Tuesday, November 14, 2017
A Short History of Wild Tea/Yesheng As I See It
Traditionally, wild tea/ yesheng was not aged like puerh tea. This is a rather recent idea. The qi of wild tea was to Clear Heat in the body and the leaves were consumed fresh by the minorities of Yunnan. The more bitter the taste the more effective it was at Clearing Heat.
It is almost impossible to find aged wild tea or anything earlier than after around 2000. This is because it was not readily consumed outside of Yunnan and there was not much of any market for this product outside of Yunnan. Really, its history is that of a local medicinal (however, puerh tea also was historically thought of as medicinal).
My hypothesis is that its popularity coincided with two factors discussed below. First was the steady increase in puerh prices to a point that was not sustainable and the resulting burst of the puerh bubble. The second factor was the steady influx of outsiders trying to make money off of the puerh boom.
To me it seems like 2008 was the first big year in wild tea production (just based on what I saw that year and years previous not on actual data if such data even exists). As those buying up fresh maocha for puerh encountered inexcusably high prices of raw material in 2008 people thought to buy and press much cheaper wild tea into a puerh like shape and market it as such.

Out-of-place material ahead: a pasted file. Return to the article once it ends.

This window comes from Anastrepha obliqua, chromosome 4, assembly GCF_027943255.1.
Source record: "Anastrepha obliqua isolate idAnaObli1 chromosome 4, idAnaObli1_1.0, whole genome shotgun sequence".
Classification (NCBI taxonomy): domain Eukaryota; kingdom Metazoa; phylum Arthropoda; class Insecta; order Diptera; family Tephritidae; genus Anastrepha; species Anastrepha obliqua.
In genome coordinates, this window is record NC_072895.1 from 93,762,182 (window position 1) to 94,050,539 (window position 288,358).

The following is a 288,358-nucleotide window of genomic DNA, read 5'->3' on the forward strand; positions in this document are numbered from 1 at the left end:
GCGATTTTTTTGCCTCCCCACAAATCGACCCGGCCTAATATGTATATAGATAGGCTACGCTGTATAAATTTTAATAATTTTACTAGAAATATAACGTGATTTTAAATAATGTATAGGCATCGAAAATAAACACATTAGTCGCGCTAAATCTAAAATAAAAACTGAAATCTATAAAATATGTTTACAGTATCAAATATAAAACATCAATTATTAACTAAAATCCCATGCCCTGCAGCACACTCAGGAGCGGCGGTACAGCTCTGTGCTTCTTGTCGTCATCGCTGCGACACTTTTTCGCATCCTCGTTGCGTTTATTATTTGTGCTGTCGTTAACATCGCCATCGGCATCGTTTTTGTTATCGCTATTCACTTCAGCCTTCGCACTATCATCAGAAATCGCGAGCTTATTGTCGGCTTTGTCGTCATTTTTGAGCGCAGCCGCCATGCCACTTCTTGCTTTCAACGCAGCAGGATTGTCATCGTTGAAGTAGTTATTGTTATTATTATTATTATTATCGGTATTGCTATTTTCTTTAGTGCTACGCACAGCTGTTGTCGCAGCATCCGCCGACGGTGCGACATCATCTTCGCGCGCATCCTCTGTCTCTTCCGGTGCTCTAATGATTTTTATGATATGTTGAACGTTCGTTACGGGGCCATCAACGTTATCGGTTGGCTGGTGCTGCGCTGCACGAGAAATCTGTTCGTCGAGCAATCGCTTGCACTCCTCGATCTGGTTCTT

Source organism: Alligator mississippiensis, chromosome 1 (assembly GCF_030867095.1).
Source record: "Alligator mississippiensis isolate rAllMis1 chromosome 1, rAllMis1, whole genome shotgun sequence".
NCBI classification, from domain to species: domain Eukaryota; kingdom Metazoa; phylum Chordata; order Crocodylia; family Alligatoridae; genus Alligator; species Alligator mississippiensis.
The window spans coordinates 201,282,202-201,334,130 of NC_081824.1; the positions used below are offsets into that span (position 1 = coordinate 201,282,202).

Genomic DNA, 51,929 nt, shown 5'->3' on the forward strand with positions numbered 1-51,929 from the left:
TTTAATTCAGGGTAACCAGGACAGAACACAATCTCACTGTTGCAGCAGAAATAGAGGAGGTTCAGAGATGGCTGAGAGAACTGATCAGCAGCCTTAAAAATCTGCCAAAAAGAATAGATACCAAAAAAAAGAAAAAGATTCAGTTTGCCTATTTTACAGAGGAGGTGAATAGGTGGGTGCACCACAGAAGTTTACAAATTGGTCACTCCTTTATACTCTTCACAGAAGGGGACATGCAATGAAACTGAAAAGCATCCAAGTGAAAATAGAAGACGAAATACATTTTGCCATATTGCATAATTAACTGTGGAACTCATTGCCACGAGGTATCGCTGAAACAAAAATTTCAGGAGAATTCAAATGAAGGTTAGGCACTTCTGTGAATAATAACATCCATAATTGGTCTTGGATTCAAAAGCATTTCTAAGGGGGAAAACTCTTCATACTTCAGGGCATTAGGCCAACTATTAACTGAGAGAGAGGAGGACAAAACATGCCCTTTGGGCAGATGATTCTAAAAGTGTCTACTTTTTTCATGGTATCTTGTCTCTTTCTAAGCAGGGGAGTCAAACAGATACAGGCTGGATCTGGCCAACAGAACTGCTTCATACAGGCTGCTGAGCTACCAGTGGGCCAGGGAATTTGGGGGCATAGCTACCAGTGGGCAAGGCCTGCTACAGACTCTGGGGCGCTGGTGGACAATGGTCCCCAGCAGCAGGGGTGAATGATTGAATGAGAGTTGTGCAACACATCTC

So essentially, the puerh bubble marked the birth of modern wild tea/ yesheng as we see it today. Ever since then wild tea has steadily increased in popularity and has also carried increasing prices to reflect this. As reported in a previous post, the 2017 year brought very expensive prices for the wild tea of famous area Qianjiazhai.
Aging wild tea is therefore a relatively new concept. However, the recent consensus is that wild tea actually ages quite well. The jury is not 100% out on that one because I don’t know if there is anyone out there to sample truly aged wild tea but so far so good. The aged wild tea that I have aged and sampled are doing quite well.